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fluidistic

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Say you have measured several quantities and you can calculate the value of a physical quantity as a sum/product of the several measured quantities, and you are interested to calculate the uncertainty of that physical quantity.

I have just learned about the Monte Carlo method applied to error (or uncertainty) analysis.

To me, it is much more intuitive than the formula giving the standard deviation of the mean as a square root of the sum squared of the partial derivatives of the expression related to the variable whose standard deviation is looked after, multiplied by the standard deviation of each variable, squared. This formula has severe limitations, such as it assumes that the variables are uncorrelated, not so big, linear, etc. Furthermore, as far as I have read, Monte Carlo is more accurate if well applied.

The "inputs" of the Monte carlo are the distributions related to each variables. For example, if we assume (educated guess) that a Gaussian represents well the values that a voltmeter shows, with the mean being the value displayed and the standard deviation between the last digit displayed, we "try out" plugging values satisfying this condition, in the relationship between the physical quantity of interest and its associated measured quantities. We do the same for all quantities, and we thus obtain a distribution of values for the one of interest. Then it is a matter of reporting the median, 32nd and 68th percentiles, I believe.

This technique is apparently very strong and can overcome a lot of problems the usually taught formula in undergraduate physics/engineering meets in real life problems.

To me, it is one step further away from plugging the minimum and the maximum value a variable can take, and see the obtained value of the quantity of interest (which is not that good of a way to get the uncertainty, but better than nothing), in terms of difficulty of understanding.

How is this Monte Carlo method not even mentioned in the usual curriculum in science? I am totally puzzled. (I hope the premise of my question isn't flawed).

I have just learned about the Monte Carlo method applied to error (or uncertainty) analysis.

To me, it is much more intuitive than the formula giving the standard deviation of the mean as a square root of the sum squared of the partial derivatives of the expression related to the variable whose standard deviation is looked after, multiplied by the standard deviation of each variable, squared. This formula has severe limitations, such as it assumes that the variables are uncorrelated, not so big, linear, etc. Furthermore, as far as I have read, Monte Carlo is more accurate if well applied.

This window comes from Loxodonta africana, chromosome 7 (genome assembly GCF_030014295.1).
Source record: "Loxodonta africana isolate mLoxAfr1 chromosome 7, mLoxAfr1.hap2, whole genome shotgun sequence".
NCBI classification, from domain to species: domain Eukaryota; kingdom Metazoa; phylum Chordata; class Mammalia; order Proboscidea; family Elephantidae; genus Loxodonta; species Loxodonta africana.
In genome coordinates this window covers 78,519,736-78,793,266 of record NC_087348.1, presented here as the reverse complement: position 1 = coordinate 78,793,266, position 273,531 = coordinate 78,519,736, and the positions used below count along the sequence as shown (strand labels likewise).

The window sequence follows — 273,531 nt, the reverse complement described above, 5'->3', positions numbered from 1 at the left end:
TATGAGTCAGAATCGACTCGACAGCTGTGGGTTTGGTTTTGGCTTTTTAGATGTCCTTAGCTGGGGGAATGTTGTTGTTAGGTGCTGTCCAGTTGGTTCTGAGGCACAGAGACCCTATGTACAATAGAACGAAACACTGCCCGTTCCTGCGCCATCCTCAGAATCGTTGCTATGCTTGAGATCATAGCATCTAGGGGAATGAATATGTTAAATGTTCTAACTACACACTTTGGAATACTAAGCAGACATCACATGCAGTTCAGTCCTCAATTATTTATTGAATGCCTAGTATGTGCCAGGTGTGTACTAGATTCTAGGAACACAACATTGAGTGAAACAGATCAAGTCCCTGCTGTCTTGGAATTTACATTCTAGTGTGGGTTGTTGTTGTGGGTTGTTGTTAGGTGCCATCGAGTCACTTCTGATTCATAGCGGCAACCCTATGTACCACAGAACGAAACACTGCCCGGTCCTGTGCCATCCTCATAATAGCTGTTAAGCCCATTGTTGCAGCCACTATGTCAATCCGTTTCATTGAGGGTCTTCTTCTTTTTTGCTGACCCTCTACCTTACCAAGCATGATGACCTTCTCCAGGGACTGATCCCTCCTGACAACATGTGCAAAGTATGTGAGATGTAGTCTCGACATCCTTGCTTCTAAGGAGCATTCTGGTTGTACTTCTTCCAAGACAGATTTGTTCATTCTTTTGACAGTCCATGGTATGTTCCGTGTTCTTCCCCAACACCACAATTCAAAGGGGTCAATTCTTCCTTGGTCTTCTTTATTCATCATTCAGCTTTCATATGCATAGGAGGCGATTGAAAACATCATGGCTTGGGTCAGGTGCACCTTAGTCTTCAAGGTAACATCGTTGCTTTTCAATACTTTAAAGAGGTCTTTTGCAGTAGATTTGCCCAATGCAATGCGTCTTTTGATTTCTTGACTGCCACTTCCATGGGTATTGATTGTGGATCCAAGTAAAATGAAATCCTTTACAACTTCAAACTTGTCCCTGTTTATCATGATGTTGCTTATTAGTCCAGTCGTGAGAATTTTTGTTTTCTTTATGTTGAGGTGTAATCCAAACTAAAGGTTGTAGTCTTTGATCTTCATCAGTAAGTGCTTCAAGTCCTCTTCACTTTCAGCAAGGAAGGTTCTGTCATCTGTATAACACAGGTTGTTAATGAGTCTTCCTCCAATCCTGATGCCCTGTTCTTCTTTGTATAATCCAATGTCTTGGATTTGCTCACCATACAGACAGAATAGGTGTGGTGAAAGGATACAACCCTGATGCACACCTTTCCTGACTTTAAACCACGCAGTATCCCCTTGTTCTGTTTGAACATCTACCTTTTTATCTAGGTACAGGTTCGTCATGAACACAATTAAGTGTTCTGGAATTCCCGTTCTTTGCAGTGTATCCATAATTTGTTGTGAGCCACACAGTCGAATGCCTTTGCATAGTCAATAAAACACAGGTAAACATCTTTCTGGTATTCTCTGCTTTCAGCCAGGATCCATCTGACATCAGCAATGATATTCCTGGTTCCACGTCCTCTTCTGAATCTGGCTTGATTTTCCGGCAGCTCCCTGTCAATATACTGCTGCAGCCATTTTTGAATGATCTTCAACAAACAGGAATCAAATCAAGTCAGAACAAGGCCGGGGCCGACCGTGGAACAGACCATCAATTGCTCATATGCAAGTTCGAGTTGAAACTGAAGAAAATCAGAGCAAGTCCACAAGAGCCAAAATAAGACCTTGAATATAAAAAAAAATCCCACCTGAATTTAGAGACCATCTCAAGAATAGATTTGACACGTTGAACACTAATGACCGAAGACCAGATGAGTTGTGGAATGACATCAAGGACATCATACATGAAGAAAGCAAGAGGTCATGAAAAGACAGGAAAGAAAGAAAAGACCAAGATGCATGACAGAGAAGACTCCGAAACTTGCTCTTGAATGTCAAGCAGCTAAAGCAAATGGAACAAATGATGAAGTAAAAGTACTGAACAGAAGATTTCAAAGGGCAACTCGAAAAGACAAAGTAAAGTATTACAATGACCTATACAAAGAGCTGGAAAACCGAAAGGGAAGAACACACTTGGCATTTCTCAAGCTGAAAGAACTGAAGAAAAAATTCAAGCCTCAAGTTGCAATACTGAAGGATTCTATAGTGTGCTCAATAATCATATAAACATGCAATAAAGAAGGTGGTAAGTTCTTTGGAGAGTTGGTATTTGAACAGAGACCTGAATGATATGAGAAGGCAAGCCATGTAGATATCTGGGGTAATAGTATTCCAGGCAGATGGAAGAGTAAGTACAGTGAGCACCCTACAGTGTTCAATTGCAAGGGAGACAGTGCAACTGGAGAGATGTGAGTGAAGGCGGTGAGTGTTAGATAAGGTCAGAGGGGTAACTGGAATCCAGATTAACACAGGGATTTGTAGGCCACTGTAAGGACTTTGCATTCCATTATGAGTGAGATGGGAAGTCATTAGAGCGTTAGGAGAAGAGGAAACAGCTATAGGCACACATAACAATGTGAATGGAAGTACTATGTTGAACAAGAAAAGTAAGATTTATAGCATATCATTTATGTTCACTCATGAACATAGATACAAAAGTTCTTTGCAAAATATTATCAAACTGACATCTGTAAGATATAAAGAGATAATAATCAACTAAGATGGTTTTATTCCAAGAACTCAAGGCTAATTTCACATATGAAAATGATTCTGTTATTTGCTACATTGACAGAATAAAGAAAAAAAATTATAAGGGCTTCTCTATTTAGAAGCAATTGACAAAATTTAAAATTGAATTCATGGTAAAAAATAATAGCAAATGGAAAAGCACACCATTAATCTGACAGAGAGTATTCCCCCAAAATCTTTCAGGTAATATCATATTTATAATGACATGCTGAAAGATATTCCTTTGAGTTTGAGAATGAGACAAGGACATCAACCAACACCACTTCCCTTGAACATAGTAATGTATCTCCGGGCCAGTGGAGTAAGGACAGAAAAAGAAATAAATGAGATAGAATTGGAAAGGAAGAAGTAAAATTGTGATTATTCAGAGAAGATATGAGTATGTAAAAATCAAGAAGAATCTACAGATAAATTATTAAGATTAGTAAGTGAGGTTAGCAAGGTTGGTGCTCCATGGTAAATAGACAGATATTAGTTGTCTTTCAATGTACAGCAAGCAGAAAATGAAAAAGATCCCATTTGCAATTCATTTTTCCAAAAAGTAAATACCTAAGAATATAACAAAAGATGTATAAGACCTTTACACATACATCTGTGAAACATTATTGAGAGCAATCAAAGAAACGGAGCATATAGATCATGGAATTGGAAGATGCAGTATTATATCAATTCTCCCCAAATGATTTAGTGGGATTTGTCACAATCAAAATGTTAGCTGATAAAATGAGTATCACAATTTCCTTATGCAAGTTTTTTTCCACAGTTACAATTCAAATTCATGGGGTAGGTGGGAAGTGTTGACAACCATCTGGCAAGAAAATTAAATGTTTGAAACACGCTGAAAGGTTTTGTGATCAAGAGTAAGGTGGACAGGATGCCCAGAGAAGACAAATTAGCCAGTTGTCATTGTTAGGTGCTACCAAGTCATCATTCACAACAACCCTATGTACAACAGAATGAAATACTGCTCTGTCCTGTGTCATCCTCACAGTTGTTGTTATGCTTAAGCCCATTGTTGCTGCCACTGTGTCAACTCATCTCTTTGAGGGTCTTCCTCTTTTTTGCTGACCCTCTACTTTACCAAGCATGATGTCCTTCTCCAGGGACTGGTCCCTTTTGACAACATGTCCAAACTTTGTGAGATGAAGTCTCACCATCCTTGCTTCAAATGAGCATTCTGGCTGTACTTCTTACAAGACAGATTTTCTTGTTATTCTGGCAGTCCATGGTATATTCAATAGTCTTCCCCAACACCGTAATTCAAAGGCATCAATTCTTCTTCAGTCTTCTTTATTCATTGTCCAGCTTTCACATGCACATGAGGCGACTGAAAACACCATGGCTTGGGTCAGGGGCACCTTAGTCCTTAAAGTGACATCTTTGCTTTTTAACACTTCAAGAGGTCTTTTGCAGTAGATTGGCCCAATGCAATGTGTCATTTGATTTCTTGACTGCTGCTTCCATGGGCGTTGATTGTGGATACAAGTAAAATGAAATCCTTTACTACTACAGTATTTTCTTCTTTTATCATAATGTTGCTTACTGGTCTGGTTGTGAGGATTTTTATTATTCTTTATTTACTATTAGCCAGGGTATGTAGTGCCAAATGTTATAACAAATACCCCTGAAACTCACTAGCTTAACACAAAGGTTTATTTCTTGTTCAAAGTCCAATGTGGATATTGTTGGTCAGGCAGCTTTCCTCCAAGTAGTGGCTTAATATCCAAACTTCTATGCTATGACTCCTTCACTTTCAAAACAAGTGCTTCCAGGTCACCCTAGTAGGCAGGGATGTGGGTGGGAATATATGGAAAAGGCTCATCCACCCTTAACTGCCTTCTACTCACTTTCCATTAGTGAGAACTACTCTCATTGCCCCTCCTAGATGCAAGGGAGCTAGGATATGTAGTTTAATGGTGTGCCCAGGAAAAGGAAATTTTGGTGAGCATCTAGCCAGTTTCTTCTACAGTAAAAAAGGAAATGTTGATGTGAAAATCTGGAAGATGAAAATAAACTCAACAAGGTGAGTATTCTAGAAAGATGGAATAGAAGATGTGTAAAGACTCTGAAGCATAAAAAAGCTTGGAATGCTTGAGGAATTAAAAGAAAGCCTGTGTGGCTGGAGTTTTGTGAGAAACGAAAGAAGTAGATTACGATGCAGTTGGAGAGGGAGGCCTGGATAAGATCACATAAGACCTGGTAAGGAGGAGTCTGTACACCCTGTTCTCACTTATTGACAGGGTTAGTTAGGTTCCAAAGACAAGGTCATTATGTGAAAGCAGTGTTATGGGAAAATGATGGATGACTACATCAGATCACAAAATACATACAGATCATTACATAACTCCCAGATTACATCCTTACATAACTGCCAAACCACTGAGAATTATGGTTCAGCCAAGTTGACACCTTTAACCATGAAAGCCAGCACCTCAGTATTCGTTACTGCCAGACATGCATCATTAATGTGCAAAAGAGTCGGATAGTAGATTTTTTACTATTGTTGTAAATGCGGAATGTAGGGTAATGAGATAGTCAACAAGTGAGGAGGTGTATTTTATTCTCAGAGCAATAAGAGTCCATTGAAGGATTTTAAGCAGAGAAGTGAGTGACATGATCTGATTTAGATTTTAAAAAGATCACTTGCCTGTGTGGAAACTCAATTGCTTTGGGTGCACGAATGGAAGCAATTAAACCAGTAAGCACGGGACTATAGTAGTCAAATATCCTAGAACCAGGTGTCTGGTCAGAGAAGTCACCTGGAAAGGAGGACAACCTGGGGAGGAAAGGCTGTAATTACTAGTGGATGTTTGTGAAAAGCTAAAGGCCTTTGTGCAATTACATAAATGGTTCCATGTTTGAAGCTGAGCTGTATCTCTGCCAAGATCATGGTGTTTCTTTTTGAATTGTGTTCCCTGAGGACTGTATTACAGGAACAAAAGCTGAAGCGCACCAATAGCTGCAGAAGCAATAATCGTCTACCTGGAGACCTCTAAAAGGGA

The "inputs" of the Monte carlo are the distributions related to each variables. For example, if we assume (educated guess) that a Gaussian represents well the values that a voltmeter shows, with the mean being the value displayed and the standard deviation between the last digit displayed, we "try out" plugging values satisfying this condition, in the relationship between the physical quantity of interest and its associated measured quantities. We do the same for all quantities, and we thus obtain a distribution of values for the one of interest. Then it is a matter of reporting the median, 32nd and 68th percentiles, I believe.

This technique is apparently very strong and can overcome a lot of problems the usually taught formula in undergraduate physics/engineering meets in real life problems.

To me, it is one step further away from plugging the minimum and the maximum value a variable can take, and see the obtained value of the quantity of interest (which is not that good of a way to get the uncertainty, but better than nothing), in terms of difficulty of understanding.

How is this Monte Carlo method not even mentioned in the usual curriculum in science? I am totally puzzled. (I hope the premise of my question isn't flawed).

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